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Infectious disease expert warns measles 'a very real threat'

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Health officials in Ontario confirmed a young child has died of measles, marking the first death in the province from the contagious virus in over a decade. Now an epidemiologist is warning the disease presents a "very real threat" to public health if Canada doesn't maintain a high vaccination rate.

The child, who was under the age of five, was not immunized against the virus, according to a Public Health Ontario report.

"People have convinced themselves, to some degree, that measles is a theoretical risk… that it's not a threat," Dr. Christopher Labos, an epidemiologist and cardiologist, told CTV News Channel host Roger Petersen on Friday. "It is a threat because when you don't have high vaccination rates, you have measles outbreaks like we've been having."

There have been a growing number of measles outbreaks both in the United States and Europe, and health experts have been warning the public about the possibilities of outbreaks in Canada for months.

In February, an infectious disease expert warned that measles is the "most transmissible infection on the planet" and Ontario's top doctor issued a warning to public health units to prepare for an increase in "potential outbreaks" of the disease.

Labos is calling for public health officials to double down on a vaccination campaign focused on public awareness and "preventing death."

"When we talk about vaccination or public health, people tend to sort of frame it in terms of political issues or social issues or identity issues," he said. "They can think it's a very abstract thing… The reason we talk about this is because we don't want kids to die."

It's a sentiment that Dr. Isaac Bogoch, Toronto-based infectious disease specialist, relayed to CTV News Channel earlier in the year.

"(Measles) kills 140,000 people per year on the planet," Bogoch explained. "Most of them are kids, all of these are preventable."

2024 outpaces years prior for measles

Weekly reports from the Public Health Agency of Canada (PHAC) show that measles case counts are outpacing those of the past five years, including from before the COVID-19 pandemic.

As of the week of May 4, PHAC has tallied 75 reported cases of measles this year, with 41 presently active including 27 in Quebec, 13 in Ontario and a single active case in Alberta.

 

In the agency's database, a case is considered active for 42 days after the onset of a rash.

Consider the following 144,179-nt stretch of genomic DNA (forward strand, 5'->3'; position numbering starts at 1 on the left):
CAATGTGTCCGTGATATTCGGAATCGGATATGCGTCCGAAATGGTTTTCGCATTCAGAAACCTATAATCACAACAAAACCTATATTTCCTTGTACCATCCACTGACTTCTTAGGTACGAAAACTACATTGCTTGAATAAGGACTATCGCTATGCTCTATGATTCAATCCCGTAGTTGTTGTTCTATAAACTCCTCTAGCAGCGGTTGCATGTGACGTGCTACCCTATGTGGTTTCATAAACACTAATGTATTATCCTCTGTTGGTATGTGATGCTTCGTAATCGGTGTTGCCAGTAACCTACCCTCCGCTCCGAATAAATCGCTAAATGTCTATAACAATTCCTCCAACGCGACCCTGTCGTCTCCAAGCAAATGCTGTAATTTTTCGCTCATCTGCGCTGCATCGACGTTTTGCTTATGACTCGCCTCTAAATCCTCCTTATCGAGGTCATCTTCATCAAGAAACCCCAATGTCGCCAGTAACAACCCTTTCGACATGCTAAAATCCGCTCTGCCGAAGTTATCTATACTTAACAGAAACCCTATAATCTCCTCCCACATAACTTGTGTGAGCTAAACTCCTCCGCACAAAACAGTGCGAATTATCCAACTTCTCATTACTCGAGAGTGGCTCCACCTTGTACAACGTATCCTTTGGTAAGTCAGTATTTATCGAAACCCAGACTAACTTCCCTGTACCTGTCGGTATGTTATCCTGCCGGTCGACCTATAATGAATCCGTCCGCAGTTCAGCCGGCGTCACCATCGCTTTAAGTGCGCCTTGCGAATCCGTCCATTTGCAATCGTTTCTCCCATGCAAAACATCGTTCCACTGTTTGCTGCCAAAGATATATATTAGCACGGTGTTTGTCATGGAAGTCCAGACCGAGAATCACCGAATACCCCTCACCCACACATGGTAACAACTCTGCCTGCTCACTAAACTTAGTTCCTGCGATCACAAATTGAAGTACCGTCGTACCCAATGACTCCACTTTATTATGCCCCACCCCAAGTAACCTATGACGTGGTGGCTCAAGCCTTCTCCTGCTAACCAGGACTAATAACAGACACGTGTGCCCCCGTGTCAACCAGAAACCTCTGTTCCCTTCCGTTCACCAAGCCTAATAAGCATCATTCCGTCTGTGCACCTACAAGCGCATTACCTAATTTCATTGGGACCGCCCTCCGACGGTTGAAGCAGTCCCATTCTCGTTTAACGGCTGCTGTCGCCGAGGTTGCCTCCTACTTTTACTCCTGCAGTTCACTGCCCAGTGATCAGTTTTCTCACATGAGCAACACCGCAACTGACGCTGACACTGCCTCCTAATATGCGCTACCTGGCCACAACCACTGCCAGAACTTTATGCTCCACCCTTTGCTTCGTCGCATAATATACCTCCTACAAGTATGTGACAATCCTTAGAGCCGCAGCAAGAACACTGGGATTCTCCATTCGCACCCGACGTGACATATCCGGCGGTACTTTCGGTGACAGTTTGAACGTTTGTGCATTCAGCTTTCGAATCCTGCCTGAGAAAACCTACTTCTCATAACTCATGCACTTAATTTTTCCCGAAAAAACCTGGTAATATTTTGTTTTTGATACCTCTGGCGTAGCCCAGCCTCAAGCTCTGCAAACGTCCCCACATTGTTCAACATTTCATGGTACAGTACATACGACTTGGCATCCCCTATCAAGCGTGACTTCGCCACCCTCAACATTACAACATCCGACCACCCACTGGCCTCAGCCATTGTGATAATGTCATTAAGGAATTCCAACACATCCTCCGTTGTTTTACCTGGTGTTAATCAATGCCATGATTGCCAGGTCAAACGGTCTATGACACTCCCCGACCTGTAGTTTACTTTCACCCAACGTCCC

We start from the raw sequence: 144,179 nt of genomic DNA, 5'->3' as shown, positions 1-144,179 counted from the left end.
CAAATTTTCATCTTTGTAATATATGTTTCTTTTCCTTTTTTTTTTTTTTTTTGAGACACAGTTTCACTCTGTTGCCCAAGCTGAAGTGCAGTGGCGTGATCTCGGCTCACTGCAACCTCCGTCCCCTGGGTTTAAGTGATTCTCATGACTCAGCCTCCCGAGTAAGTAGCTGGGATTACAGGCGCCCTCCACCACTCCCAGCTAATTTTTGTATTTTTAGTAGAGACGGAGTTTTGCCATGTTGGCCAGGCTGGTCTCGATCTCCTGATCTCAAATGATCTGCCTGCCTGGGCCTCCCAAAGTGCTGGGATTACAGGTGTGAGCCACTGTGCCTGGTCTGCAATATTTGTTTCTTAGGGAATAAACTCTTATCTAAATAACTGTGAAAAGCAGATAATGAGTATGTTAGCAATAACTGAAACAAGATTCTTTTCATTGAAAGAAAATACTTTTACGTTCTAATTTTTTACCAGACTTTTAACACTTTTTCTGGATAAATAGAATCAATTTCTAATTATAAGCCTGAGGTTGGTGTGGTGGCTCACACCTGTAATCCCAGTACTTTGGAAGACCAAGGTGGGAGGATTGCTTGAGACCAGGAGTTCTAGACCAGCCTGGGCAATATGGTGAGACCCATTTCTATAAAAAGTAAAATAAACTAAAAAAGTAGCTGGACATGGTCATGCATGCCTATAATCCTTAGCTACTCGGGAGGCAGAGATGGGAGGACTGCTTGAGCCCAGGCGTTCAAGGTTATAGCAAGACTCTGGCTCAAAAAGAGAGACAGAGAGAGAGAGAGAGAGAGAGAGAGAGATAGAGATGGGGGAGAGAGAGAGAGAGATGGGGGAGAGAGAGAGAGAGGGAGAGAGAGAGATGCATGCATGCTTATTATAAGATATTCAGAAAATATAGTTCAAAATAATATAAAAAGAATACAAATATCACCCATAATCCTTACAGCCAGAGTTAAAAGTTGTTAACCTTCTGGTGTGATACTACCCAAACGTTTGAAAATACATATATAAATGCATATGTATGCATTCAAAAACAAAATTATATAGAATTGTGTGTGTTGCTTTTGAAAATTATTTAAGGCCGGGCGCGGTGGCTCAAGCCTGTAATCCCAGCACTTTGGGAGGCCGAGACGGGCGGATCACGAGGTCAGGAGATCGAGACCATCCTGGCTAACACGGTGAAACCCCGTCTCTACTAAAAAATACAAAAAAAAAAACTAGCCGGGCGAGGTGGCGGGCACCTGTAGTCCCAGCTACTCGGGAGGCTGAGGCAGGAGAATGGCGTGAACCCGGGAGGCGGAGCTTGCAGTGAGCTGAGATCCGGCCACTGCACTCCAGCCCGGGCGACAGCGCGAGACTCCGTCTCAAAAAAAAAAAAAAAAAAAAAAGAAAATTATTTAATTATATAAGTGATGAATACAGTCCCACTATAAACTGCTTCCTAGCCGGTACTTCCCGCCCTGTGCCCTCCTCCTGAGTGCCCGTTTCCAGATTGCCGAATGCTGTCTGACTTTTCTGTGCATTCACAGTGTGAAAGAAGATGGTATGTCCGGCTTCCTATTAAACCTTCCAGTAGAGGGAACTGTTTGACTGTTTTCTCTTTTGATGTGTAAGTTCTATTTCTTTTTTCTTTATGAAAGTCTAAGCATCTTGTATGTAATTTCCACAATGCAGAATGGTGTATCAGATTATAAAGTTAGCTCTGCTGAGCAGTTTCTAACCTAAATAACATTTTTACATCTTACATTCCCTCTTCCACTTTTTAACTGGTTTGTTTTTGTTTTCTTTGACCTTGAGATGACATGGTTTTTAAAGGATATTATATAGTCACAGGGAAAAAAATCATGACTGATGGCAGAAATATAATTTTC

The 2024 totals mark a sharp rise from those in recent years, as new case reports dropped to single digits, and even zero, throughout the COVID-19 pandemic and associated public health measures. Even just a third of the way into the year, 2024 has seen more cases reported than in all of 2020, 2021, 2022 and 2023 combined.

At the same time of year in 2019, before the advent of the pandemic, only 48 cases of measles had been recorded nationwide, PHAC records show.

 

Of the cases reported so far this year, 43 involved patients described by PHAC as either unvaccinated or only partially vaccinated, with the remainder confirmed to have completed their vaccination schedule, or with unknown immunization status.

Some of those identified as unvaccinated or partially vaccinated by the PHAC reports were infants or young children who had not yet reached the recommended age for their second dose.

 

Canada's 'herd immunity' at risk

Labos warns that in order for Canada to achieve herd immunity, Canada needs to maintain a vaccination rate at about 95 per cent – and it's a target that the country has been falling behind on.

"We've been drifting down… and there are certain part pockets of the country where the vaccination rate is very low," he warned. "You're talking under 50 per cent."

Although the concept of herd immunity was thrown into the public consciousness because of the COVID-19 pandemic, Labos thinks many still don't understand what it entails.

"What herd immunity means is that if you can get enough people vaccinated, that will protect the small number of unvaccinated people," Labos said. "Like the very young children under six months of age who can't be vaccinated."

Public awareness is key

According to Labos, public health authorities need to make a targeted outreach effort to pockets of the country with low vaccination levels because, he warns, those are where measles outbreaks tend to start.

"We've seen that in Canada and we've seen that in the U.S.," he said. "So it really is about informing the public."

He also said keeping vaccination levels robust is something that Canada has been successful at achieving in the past – allowing the country to practically eliminate the virus as a cause of death, but measles "has not gone away" and requires constant vigilance to keep at bay.

"We were so good up until a certain point," Labos said. "But if we let things slip, measles is still out there… it is going to come back."

With files from CP24.com’s Codi Wilson 

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